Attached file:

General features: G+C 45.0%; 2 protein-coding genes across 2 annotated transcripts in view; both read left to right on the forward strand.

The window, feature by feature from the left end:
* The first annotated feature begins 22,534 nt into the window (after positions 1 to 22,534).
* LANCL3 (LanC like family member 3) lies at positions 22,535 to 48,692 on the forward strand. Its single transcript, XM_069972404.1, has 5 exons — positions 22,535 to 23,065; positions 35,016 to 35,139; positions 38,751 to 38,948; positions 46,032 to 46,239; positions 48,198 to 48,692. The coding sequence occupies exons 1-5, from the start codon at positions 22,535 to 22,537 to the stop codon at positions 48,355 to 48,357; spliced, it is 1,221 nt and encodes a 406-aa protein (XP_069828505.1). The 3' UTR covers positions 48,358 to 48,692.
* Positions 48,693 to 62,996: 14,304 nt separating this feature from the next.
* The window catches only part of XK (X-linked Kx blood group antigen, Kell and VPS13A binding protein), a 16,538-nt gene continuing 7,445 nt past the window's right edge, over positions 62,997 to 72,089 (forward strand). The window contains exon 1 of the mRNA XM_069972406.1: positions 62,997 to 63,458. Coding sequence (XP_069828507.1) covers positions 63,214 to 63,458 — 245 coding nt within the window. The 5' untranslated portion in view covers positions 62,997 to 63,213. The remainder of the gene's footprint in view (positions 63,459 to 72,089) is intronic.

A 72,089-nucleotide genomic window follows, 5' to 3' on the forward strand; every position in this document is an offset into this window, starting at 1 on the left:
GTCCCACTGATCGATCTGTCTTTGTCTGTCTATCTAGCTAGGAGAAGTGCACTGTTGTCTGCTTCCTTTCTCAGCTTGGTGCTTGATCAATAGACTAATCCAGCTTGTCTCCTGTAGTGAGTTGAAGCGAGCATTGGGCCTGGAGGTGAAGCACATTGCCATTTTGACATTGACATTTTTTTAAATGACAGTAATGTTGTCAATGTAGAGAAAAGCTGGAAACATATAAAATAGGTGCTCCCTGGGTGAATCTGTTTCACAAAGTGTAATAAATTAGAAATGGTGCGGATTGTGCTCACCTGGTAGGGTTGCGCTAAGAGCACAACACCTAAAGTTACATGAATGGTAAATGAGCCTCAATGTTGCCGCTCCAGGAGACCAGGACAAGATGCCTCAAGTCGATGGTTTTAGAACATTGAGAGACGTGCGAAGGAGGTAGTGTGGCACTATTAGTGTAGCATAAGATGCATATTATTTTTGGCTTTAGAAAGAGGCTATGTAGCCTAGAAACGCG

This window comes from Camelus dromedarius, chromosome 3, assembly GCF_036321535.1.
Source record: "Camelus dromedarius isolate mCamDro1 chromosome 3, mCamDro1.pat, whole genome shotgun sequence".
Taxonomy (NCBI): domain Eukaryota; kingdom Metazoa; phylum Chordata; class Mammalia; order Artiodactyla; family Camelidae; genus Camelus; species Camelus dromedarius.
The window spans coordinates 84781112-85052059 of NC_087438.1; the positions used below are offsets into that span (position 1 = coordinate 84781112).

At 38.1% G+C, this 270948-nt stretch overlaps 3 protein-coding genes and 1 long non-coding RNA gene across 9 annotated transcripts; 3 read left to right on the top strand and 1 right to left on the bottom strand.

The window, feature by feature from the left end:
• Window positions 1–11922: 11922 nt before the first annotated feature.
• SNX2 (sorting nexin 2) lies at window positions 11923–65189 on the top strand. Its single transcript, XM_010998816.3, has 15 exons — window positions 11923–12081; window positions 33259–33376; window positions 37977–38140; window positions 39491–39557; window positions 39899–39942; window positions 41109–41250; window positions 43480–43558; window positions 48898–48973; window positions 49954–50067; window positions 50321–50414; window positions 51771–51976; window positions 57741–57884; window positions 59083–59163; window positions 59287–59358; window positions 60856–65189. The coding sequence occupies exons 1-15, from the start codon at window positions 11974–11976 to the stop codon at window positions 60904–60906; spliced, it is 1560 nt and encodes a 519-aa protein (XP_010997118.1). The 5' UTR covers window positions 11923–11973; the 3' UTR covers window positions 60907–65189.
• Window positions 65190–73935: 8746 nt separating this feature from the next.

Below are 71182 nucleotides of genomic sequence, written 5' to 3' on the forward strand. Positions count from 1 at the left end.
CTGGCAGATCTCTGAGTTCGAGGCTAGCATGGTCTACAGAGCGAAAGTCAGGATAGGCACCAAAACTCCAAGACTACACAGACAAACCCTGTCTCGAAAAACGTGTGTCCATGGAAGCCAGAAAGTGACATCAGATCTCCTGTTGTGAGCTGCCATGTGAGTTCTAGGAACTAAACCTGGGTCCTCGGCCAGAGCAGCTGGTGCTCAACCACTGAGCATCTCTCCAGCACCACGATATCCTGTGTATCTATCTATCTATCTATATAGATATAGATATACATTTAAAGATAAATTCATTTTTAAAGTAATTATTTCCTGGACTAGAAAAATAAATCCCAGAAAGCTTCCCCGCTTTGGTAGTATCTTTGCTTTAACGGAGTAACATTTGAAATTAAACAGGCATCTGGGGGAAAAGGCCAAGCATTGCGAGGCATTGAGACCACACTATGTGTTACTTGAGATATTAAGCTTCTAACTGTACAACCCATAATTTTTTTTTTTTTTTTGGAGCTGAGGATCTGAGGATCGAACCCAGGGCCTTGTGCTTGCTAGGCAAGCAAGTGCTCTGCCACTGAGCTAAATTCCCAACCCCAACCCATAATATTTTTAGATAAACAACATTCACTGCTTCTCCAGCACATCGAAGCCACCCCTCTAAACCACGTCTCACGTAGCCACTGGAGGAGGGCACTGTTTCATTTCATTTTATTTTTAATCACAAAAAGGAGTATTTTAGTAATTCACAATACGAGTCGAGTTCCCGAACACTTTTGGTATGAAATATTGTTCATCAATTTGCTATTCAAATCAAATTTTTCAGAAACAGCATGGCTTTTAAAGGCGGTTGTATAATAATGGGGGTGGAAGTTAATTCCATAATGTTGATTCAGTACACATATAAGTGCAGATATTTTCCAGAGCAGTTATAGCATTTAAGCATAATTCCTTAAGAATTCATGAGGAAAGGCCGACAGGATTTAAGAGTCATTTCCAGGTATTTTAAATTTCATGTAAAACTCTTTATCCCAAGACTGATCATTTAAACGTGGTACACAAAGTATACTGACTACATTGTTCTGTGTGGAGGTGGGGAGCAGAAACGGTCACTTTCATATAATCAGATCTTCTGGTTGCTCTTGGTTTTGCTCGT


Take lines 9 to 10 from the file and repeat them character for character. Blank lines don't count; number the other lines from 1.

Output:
This window comes from Camelus dromedarius, chromosome 3, assembly GCF_036321535.1.
Source record: "Camelus dromedarius isolate mCamDro1 chromosome 3, mCamDro1.pat, whole genome shotgun sequence".